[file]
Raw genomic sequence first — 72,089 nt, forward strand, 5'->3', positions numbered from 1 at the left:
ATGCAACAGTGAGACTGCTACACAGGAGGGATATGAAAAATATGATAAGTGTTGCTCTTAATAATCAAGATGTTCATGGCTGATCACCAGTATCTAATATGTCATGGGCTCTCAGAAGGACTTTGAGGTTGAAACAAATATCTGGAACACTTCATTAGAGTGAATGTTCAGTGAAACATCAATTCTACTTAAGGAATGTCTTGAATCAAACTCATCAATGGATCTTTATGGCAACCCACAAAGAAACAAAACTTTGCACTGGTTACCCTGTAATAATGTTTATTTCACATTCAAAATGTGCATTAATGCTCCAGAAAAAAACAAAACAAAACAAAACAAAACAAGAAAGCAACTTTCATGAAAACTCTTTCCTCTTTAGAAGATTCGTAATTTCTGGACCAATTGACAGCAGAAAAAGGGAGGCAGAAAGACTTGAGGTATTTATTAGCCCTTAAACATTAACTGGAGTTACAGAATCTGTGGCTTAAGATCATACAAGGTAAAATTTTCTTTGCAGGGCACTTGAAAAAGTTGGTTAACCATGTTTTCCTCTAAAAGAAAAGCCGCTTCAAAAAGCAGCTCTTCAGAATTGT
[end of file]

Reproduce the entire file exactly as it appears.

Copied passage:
Raw genomic sequence first — 72,089 nt, forward strand, 5'->3', positions numbered from 1 at the left:
ATGCAACAGTGAGACTGCTACACAGGAGGGATATGAAAAATATGATAAGTGTTGCTCTTAATAATCAAGATGTTCATGGCTGATCACCAGTATCTAATATGTCATGGGCTCTCAGAAGGACTTTGAGGTTGAAACAAATATCTGGAACACTTCATTAGAGTGAATGTTCAGTGAAACATCAATTCTACTTAAGGAATGTCTTGAATCAAACTCATCAATGGATCTTTATGGCAACCCACAAAGAAACAAAACTTTGCACTGGTTACCCTGTAATAATGTTTATTTCACATTCAAAATGTGCATTAATGCTCCAGAAAAAAACAAAACAAAACAAAACAAAACAAGAAAGCAACTTTCATGAAAACTCTTTCCTCTTTAGAAGATTCGTAATTTCTGGACCAATTGACAGCAGAAAAAGGGAGGCAGAAAGACTTGAGGTATTTATTAGCCCTTAAACATTAACTGGAGTTACAGAATCTGTGGCTTAAGATCATACAAGGTAAAATTTTCTTTGCAGGGCACTTGAAAAAGTTGGTTAACCATGTTTTCCTCTAAAAGAAAAGCCGCTTCAAAAAGCAGCTCTTCAGAATTGT